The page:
China Grove (song)
|Single by The Doobie Brothers|
|from the album The Captain and Me|
|Released||July 25, 1973|
|The Doobie Brothers singles chronology|
"China Grove" is a song from The Doobie Brothers' 1973 album The Captain and Me. It was written and sung by original main singer/songwriter Tom Johnston. The song reached #15 on the Billboard Hot 100.
Composition and recording
Part of the guitar riff uses a variant on the clave rhythm.
In 2010, examination of the master recording tape for the track, by recording engineer Chris Baseford, revealed that, similar to most bands of the time, the band played together while tracking in the studio, instead of overdubbing the instrumental elements: some guitar amp sound could be heard leaking into the drum tracks and some drum tracks leaking into the guitar track. The production on the song was described as "pretty standard". Aside from the drums, panned slightly off center, there were some additional percussion, tambourine, and handclap overdubs. Baseford described the bass performance and sound on this song as "top notch" with Tiran Porter playing the melodic line using a pick and plugging directly into the mixing board.
Like many songs by Johnston, the music was composed and developed before the lyrics were written. It started with a guitar riff that he and drummer John Hartman developed into a jam with a chord structure. Johnston said that the lyrics were influenced by a piano part in the performance. According to Johnston, "...I really owe Billy Payne for the words because he played this wacky bridge that started the thinking process with this wacky sheriff, samurai swords, and all that."
The song is based on a real town in Texas. Johnston claims that he thought he had created a fictional town called "China Grove" near San Antonio, Texas, and later learned it really exists. He explained that the band had been on tour passing through China Grove on the way to or from San Antonio, and he had seen a road sign with the name, but forgot about it. 
While it may be compelling to note the mention of samurai ("who in fact are Japanese, not Chinese"), implies an error of cultural ignorance in the songwriting, there is no evidence that the songwriter was confused about China and Japan. The song simply states that there were samurai swords in that Texas town. The Japanese surrender to US forces in 1945 required Japanese officers, as well as civilian families, to surrender their swords, many of which had been in their families for generations. As a result, a large number of "samurai swords" were taken home as souvenirs by US soldiers.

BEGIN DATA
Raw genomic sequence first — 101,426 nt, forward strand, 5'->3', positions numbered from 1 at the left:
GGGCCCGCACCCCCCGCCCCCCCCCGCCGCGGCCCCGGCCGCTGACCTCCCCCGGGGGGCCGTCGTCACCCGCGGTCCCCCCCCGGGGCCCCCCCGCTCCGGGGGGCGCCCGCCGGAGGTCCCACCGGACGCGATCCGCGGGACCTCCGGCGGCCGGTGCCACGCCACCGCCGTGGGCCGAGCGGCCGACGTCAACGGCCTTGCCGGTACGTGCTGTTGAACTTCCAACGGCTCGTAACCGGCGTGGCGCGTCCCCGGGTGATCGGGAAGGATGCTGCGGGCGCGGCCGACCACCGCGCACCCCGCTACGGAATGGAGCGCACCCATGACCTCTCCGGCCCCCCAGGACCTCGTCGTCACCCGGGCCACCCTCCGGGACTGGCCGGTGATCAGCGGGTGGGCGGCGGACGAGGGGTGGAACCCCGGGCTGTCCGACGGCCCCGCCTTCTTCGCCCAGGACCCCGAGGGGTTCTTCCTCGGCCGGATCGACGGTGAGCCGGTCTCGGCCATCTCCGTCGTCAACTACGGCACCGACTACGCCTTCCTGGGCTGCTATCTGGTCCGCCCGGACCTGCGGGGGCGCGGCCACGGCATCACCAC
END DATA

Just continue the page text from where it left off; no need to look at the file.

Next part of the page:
- Dolly Parton covered the song in 1976 on her variety show Dolly!.
- An instrumental of the song is the theme song of the Fox game show Don't Forget the Lyrics!. The instrumental is performed by band leader Rickey Minor.
- It can be heard in "Be True to Your Fool", an episode from the adult cartoon King of the Hill, when Hank and the gang are driving around Dallas in a flashback to Hank's high school days.
- The song is featured on the soundtrack for the video game Grand Theft Auto: The Lost and Damned, on the in-game radio station Liberty Rock Radio.
- Spatz, David J. (April 29, 2010). "Listen to the Doobies". Atlantic City Weekly. Retrieved August 5, 2012.
- Chris Baseford June 16, 2010 (June 16, 2010). "Secrets of the Masters: The Doobie Brothers "China Grove"". Premierguitar.com. Retrieved November 26, 2015.
- Meeker, Ward (August 4, 2012). "Doobie Brothers: A Discussion with Tom Johnston and Patrick Simmons". Vintage Guitar. Retrieved August 5, 2012.
- Interview of Tom Johnston, by Carl Wiser, of Songfacts, October 8, 2009.
- Photo of a room full of surrendered Japanese swords 
- Photo of US soldiers with surrendered swords